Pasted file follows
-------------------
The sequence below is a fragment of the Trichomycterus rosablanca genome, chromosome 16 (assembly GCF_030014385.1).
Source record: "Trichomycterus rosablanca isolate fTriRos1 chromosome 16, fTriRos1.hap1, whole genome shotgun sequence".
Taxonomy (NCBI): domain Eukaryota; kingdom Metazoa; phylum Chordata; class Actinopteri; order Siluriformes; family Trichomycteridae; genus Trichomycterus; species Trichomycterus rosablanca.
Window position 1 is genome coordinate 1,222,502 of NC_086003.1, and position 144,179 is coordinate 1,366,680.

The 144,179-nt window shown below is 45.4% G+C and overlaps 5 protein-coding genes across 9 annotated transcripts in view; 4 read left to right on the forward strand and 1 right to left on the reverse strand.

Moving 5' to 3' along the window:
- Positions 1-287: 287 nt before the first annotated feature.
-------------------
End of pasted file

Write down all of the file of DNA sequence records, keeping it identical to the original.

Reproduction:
The sequence below is a fragment of the Trichomycterus rosablanca genome, chromosome 16 (assembly GCF_030014385.1).
Source record: "Trichomycterus rosablanca isolate fTriRos1 chromosome 16, fTriRos1.hap1, whole genome shotgun sequence".
Taxonomy (NCBI): domain Eukaryota; kingdom Metazoa; phylum Chordata; class Actinopteri; order Siluriformes; family Trichomycteridae; genus Trichomycterus; species Trichomycterus rosablanca.
Window position 1 is genome coordinate 1,222,502 of NC_086003.1, and position 144,179 is coordinate 1,366,680.

The 144,179-nt window shown below is 45.4% G+C and overlaps 5 protein-coding genes across 9 annotated transcripts in view; 4 read left to right on the forward strand and 1 right to left on the reverse strand.

Moving 5' to 3' along the window:
- Positions 1-287: 287 nt before the first annotated feature.